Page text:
The ancient Egyptians were known for many things, but their bathrooms weren’t one of them. That being said, when you gotta go, you gotta go, and the ancient Egyptians had to go somewhere. Let’s take a brief look at the history of toilets throughout Egyptian history, starting from the ancient days to modern times.
Ancient Egypt and Bathrooms
Homes in ancient Egypt tended to reflect the economic and social status of the tenant. For the wealthier classes, this meant separate bathrooms that included the proper toilets of the day. Back in ancient days, Egyptian toilets were constructed of limestone, as that’s what was available. In poorer households, the toilet was simply a stool made of wood with a small hole dug into it. Regardless, all toilets had a small container that sat beneath the seat. The container was filled with sand and would regularly be emptied. Wealthier people had servants to manually empty the containers, while lower classes emptied it themselves.
Of course, the ancient Egyptians did not have running water, no matter how rich they were. This luxury just wasn’t available at the time. What the wealthy had instead was a sort of wet room or shower room. There would be a drain on the floor that allowed accumulated water to escape, and the room allowed people to bathe and relieve themselves. Sewers also weren’t a thing yet, so the bathroom waste was typically dumped into a river or onto the street. You can imagine what that would smell like. Interestingly, Egypt’s sewer taxes are among the lowest in the world today! The waste might also be dumped onto the fields to use as fertilizer if the situation allowed.
The Evolution of Plumbing
The Nile River holds great importance in Egypt, and back in the day, it was just about the only reliable water source. In ancient times, the ruler Menes ordered the construction of basins to collect flooded water, as well as canals, irrigation systems, and wells. This also tied in with the importance of water purification and rituals that were important in Egypt at the time. As such, drainage systems were pretty impressive for the time, with pipes being made of straw and clay, or copper alloys.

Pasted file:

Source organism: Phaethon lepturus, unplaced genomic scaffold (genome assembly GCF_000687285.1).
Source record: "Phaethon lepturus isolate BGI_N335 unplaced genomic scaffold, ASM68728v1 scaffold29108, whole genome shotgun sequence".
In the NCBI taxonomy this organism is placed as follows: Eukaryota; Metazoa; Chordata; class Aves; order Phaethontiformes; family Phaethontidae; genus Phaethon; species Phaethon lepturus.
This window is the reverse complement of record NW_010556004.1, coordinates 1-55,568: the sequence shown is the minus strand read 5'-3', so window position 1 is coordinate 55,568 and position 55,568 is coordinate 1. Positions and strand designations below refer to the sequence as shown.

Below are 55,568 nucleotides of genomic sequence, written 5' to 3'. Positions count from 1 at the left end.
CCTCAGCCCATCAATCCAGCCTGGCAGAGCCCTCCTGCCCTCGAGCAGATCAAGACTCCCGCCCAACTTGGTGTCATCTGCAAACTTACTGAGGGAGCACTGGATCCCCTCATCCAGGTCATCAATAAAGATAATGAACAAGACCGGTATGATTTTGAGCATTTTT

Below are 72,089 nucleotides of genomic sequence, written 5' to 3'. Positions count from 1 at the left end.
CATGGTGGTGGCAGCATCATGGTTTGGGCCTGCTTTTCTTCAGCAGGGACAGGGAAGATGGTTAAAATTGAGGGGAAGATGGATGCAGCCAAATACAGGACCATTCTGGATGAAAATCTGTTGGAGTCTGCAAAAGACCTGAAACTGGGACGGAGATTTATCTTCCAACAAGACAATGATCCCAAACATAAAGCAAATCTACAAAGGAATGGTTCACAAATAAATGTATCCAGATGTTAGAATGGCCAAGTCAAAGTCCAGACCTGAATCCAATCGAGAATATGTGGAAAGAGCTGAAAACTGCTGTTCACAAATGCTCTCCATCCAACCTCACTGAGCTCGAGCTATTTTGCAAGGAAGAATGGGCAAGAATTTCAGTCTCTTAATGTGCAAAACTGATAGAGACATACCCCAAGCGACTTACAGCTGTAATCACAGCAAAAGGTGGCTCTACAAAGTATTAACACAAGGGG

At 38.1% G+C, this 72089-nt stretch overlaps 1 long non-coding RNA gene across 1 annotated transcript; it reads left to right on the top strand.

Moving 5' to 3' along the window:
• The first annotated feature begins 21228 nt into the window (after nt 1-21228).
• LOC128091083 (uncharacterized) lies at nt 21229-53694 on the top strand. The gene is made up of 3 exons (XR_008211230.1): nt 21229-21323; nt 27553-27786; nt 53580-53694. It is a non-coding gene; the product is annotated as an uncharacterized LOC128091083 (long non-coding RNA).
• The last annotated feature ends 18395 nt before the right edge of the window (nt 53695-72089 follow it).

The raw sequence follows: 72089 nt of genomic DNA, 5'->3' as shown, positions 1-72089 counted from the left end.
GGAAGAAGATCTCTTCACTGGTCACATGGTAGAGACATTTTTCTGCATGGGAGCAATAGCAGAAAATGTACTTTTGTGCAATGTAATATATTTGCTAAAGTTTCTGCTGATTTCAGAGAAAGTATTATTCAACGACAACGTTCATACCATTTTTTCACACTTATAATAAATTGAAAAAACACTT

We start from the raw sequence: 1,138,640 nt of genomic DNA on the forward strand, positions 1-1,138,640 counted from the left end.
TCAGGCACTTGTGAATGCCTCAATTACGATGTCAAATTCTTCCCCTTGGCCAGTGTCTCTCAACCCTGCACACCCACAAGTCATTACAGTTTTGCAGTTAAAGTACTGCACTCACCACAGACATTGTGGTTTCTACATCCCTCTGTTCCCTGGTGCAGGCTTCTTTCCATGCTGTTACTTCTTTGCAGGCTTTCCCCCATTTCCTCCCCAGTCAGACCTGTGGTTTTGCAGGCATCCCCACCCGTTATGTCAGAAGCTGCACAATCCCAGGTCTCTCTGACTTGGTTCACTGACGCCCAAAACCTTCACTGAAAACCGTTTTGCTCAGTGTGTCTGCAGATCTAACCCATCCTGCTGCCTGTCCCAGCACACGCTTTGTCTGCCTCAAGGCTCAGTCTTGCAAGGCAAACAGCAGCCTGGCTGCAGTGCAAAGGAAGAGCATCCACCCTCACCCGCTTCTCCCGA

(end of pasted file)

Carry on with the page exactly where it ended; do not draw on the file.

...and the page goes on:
Running water, as we know it today, made its way to Egypt in the 1860s. Private European investors created water companies in Alexandria and Cairo. Foreign aid from the United States in the 1970s led to greater sanitation efforts, which carried on for the next couple of decades. Today, the Ministry of Water Supply and Sanitation Facilities oversees water policy and regulation.
Modern Egyptian Toilets
Today, you’ll find modern squat toilets, but instead of toilet paper, rinsing with water is the norm. In fact, using toilet paper is seen by many to be unsanitary, as the paper can stick to you and do a poor job of cleaning things up. Besides that, the plumbing in Egypt isn’t always set up to accommodate balls of toilet paper. Egyptians prefer to use a shatafa, a little bidet sprayer, which may be attached to the toilet bowl or the wall via a small hose. A knob allows the user to turn on the spray of water and get things nice and clean down there. You might notice that the hoses and knobs are always to the left of the toilet. This is because Egyptians shake hands and eat with their right hand, so the left is reserved for more private duties.
In fact, Egyptians are so accustomed to the shatafa, that it’s not unusual for them to bring along a portable bidet-type sprayer when they travel internationally. Hey, don’t knock it until you try it.
As for public restrooms in Egypt, they may be a bit off putting to visitors from other countries. If the place you are visiting is not tailored to Western tourists, then you might find yourself facing a squatting toilet, which is considered the norm among Egyptians. In addition, women are usually escorted to a free bathroom stall rather than having the freedom to choose which stall they go into. For both men and women’s restrooms, it is not uncommon for someone to be waiting behind you at the sink to offer a towel for hand drying. It’s weird, but courteous.